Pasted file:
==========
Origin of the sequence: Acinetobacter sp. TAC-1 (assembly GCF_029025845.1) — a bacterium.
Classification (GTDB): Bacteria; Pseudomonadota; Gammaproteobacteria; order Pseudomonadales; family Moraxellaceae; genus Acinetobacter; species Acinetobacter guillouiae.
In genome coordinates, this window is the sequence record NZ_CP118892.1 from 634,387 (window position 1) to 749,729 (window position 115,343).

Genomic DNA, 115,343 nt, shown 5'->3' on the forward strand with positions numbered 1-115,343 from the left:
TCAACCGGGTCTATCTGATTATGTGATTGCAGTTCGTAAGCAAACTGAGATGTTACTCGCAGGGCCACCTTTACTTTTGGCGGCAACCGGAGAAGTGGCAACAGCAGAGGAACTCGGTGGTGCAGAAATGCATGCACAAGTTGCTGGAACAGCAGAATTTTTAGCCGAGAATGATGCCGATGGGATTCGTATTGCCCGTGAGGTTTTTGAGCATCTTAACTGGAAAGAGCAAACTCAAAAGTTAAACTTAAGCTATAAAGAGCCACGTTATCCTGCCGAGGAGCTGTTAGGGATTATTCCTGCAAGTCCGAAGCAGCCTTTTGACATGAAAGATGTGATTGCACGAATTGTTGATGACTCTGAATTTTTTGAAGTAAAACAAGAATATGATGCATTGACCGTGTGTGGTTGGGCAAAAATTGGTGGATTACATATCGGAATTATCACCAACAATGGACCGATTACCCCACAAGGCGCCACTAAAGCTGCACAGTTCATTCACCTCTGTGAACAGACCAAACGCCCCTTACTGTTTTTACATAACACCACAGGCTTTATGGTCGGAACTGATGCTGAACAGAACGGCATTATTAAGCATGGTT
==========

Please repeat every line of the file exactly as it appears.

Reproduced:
Origin of the sequence: Acinetobacter sp. TAC-1 (assembly GCF_029025845.1) — a bacterium.
Classification (GTDB): Bacteria; Pseudomonadota; Gammaproteobacteria; order Pseudomonadales; family Moraxellaceae; genus Acinetobacter; species Acinetobacter guillouiae.
In genome coordinates, this window is the sequence record NZ_CP118892.1 from 634,387 (window position 1) to 749,729 (window position 115,343).

Genomic DNA, 115,343 nt, shown 5'->3' on the forward strand with positions numbered 1-115,343 from the left:
TCAACCGGGTCTATCTGATTATGTGATTGCAGTTCGTAAGCAAACTGAGATGTTACTCGCAGGGCCACCTTTACTTTTGGCGGCAACCGGAGAAGTGGCAACAGCAGAGGAACTCGGTGGTGCAGAAATGCATGCACAAGTTGCTGGAACAGCAGAATTTTTAGCCGAGAATGATGCCGATGGGATTCGTATTGCCCGTGAGGTTTTTGAGCATCTTAACTGGAAAGAGCAAACTCAAAAGTTAAACTTAAGCTATAAAGAGCCACGTTATCCTGCCGAGGAGCTGTTAGGGATTATTCCTGCAAGTCCGAAGCAGCCTTTTGACATGAAAGATGTGATTGCACGAATTGTTGATGACTCTGAATTTTTTGAAGTAAAACAAGAATATGATGCATTGACCGTGTGTGGTTGGGCAAAAATTGGTGGATTACATATCGGAATTATCACCAACAATGGACCGATTACCCCACAAGGCGCCACTAAAGCTGCACAGTTCATTCACCTCTGTGAACAGACCAAACGCCCCTTACTGTTTTTACATAACACCACAGGCTTTATGGTCGGAACTGATGCTGAACAGAACGGCATTATTAAGCATGGTT